Standard or Daylight

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In March of 2022, the US Senate voted unanimously to make daylight saving time permanent. No more “spring forward” or “fall backward.” The American Academy of Sleep Medicine agreed with the permanent part, but not the Daylight Saving part. The AASM issued a statement explaining why, spelling out the potential health risks of springing forward.

Poor sleep is a common problem of older people. The symptoms include mood fluctuations, depression, lowered resistance to pain, and heart disease. Doctors prescribe various medications for insomnia and melatonin to treat circadian rhythm disorder. 

Sleep deprivation, Adam Alter, writes in his book, Irresistible, “is rising in the wake of smartphones, e-readers, and other light-emitting devices…the consequence of persistent over- engagement.” It’s no longer a malady of older people, but now a global issue for people of all ages. Pediatricians are recommending over-the-counter melatonin for children who have trouble falling asleep. 

The World Sleep Survey is the largest survey ever done on sleep. I took the survey and the results: Your sleep score is 5.0, which we’re afraid to say is rated as low. As a kid, I was a great sleeper. Looking back, my poor sleeping began when the children were born. It’s nature’s way to make sure mothers are on high alert after giving birth. Is he breathing? Three words that deprive millions of women of much needed sleep. But why are two-thirds of all adults, men and women, struggling to fall or stay asleep? Is Alter correct to rest the blame on our tech habits? Or is moving the clock forward messing with our circadian rhythms? Or both?

Every spring, Tim struggles to adjust to the new time. Losing an hour is a big deal, and he wants to make sure I share in his misery. At book club, days after the Senate voted to go on daylight saving time, women in the group shared their difficulty adjusting to losing an hour. But a few people’s experiences don’t make it so.  

Matthew Walker is a sleep expert. I may listen to Tim and friends with filtered attention, but what Matthew wrote in his book, Why We Sleep, the shorter your sleep, the shorter your life span, changed how I think of sleep. The most impactful information is that we can never get back the sleep we lost. Two verifiable consequences of changing the clocks are the spike in automobile accidents and heart attacks on the days after losing an hour’s sleep. Research at the University of Colorado confirmed that fatal car accidents increased by 6 percent in the week following DST. Workplace injuries, strokes, and heart attacks spiked as well.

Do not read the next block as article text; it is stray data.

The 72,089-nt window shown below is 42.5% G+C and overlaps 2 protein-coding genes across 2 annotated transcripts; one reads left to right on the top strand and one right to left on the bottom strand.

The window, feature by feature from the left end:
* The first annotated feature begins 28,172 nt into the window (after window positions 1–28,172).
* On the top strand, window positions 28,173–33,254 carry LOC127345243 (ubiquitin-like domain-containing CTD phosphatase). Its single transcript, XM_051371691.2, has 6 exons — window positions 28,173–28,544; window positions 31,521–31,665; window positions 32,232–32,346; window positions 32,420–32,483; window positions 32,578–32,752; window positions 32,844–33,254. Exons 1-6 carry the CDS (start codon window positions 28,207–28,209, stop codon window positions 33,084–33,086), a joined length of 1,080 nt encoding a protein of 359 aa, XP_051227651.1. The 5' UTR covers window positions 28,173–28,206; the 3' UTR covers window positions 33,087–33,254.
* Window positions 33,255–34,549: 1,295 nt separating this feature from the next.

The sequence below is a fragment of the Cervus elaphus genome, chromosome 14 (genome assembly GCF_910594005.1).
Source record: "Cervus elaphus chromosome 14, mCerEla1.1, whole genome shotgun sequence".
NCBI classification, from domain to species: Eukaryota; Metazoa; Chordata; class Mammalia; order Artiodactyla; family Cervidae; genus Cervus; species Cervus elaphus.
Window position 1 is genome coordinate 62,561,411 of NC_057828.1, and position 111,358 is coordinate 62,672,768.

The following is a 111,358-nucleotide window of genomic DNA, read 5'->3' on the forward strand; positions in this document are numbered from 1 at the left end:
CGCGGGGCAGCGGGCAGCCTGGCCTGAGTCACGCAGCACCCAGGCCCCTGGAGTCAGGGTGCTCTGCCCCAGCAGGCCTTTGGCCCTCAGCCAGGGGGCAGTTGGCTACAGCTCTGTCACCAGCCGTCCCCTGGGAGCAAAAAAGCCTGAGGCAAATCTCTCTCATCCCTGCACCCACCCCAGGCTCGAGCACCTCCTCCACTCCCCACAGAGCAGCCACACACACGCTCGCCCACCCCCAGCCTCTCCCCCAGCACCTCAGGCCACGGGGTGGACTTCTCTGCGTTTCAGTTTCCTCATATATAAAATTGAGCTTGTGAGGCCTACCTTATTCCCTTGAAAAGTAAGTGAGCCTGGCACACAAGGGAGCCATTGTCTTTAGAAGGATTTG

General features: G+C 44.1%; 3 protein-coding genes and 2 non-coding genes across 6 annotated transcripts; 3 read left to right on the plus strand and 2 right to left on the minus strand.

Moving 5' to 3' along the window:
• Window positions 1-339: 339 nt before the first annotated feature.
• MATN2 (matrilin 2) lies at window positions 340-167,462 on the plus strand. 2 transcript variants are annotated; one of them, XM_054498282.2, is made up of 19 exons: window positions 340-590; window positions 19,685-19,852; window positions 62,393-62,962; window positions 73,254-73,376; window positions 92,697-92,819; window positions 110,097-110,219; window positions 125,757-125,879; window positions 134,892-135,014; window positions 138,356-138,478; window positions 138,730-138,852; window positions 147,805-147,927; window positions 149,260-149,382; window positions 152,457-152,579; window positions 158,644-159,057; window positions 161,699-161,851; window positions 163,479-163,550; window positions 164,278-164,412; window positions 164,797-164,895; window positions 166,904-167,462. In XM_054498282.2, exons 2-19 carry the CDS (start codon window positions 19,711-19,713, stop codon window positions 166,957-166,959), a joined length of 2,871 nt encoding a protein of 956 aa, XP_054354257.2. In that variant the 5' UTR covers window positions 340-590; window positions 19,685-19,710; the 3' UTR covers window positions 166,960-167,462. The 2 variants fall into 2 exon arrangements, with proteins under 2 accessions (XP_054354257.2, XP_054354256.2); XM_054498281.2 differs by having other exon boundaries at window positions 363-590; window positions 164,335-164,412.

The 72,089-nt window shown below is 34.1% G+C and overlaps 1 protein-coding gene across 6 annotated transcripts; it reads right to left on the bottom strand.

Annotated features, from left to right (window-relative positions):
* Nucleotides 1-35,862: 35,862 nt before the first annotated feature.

Study after study links nighttime light exposure to poor sleeping and other health issues. Even relatively dim light interferes with our circadian rhythm and melatonin secretion. Stephen Lockley, a Harvard sleep researcher, says that “light at night is why so many people don’t get enough sleep and have a higher risk for diabetes, depression, and cardiovascular issues.”

Debating the impact of technology on our sleep is over. What’s not over is whether we add permanent daylight saving time to our sleep issues. The US House of Representatives will decide what to do next. If we believe the experts, we can write our congressional representatives and ask them to vote for the change, but only if it’s to stay on for Standard time. Daylight or Standard, the legislation will go into effect next year if passed by the House and signed by the President.  


Why We Sleep: Unlocking the Power of Sleep and Dreams, Matthew Walker

Melatonin for Children:

AASM Statement:

Contact your Senator:

Contact your Representative:

Blue light:

Increasing Automobile Accidents:

Philips Seeking Solutions:

Evaluation of Traffic Accidents: